Plugs, and plug covers for increased safety and protection of the electrical system, are used in applications such as electrical power tools, lighting, audio and visual equipment, refrigeration units, and a vast number of consumer items such as laptop computers, hairdryers, coffee machines, and space heaters.
Because of the versatility of designs and applications of electrical plugs, they are an integral part of industries like commercial, retail, residential, manufacturing, electronic, automotive, medical, and more.
Manufacturers of power cords and electrical components have to take into consideration a number of factors in the construction of electrical plugs. The National Electrical Manufacturers Association (NEMA) sets the standards for plugs used in the United States for both male and female components.
The two most commonly used plug types are: Type A with two conducting prongs – a live and a neutral contact and Type B with both a live and neutral contact and an additional prong which serves as a grounding mechanism for the connection and helps to prevent electrical shock. Both plug types are configured with a molded plastic body called a “jack” which holds the two blades apart, while the cord connects to the blades within the plug body. Electricity then flows through the blades, the blade-cord connection, and the power supply cord, providing electricity to the equipment.
As with any component used in the transference of electrical energy, there are important safety precautions to be considered in the manufacturing and applied use of electrical plugs.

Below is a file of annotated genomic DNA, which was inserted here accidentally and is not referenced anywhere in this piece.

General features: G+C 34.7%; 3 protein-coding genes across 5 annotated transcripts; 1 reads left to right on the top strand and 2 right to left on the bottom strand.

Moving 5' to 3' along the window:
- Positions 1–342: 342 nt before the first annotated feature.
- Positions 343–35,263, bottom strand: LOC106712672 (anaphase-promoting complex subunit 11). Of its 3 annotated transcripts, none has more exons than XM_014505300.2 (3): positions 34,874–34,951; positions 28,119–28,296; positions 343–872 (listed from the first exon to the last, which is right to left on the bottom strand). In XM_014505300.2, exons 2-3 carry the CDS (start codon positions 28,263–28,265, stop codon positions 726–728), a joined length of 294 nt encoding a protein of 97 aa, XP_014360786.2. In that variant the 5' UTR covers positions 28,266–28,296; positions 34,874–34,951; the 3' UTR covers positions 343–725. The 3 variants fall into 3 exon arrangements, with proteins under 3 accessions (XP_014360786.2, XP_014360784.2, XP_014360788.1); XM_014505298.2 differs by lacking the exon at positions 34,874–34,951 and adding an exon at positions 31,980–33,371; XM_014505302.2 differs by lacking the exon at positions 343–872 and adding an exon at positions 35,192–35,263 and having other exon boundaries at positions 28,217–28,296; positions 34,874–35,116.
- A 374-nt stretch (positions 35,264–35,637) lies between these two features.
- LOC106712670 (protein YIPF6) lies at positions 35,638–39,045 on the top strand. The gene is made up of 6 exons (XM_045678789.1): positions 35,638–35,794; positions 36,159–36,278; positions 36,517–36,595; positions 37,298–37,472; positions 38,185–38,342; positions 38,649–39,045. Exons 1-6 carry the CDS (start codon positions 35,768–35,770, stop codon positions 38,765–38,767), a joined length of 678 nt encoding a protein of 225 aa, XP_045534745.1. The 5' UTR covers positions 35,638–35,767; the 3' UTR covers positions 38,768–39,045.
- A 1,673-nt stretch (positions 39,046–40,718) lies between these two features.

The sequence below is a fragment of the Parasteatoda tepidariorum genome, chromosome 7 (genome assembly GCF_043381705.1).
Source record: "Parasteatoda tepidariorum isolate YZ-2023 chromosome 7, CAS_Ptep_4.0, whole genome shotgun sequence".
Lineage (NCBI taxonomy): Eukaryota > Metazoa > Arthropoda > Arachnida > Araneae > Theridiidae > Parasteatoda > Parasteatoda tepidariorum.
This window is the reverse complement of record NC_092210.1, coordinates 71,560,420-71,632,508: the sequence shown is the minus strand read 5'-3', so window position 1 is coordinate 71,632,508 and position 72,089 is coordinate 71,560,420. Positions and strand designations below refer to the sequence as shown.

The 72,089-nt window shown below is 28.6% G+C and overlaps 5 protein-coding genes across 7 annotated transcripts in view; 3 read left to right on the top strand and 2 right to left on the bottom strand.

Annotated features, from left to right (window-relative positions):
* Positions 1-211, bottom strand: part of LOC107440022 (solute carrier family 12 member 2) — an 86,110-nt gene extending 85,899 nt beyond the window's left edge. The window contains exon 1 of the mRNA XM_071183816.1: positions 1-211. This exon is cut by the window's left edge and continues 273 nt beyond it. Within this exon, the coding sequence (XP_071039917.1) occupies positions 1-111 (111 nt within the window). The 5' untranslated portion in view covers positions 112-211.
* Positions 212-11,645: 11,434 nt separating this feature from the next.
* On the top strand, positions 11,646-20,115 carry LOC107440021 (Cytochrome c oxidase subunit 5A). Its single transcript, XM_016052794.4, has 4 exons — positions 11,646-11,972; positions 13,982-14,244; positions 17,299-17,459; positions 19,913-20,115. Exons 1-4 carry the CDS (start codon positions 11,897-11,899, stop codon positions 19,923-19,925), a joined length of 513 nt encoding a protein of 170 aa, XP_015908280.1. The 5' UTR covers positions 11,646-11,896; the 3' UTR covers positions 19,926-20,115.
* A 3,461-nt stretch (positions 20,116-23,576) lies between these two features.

Polarization and grounding are especially important for certain higher voltage appliances and electrical equipment that carries a higher risk of shock when live. Sensitive electrical equipment and products should only be used with polarized or grounded type electrical plugs in order to protect both the user and the equipment from the potential effects of electric shock.
A polarized plug is one in which the physical characteristics of the prongs allow the plug to be connected to the socket in only one way, whereas non-polarized plugs, such as two-pin plugs, are not restricted by direction and pin-shape.
The electrical receptacle is connected to the power cord through the electrical plug, and as different countries use varying voltages and manufacturing standards, items such as international power cords and plug adapters are also useful components of an electrical system.
Electrical Plugs Informational Video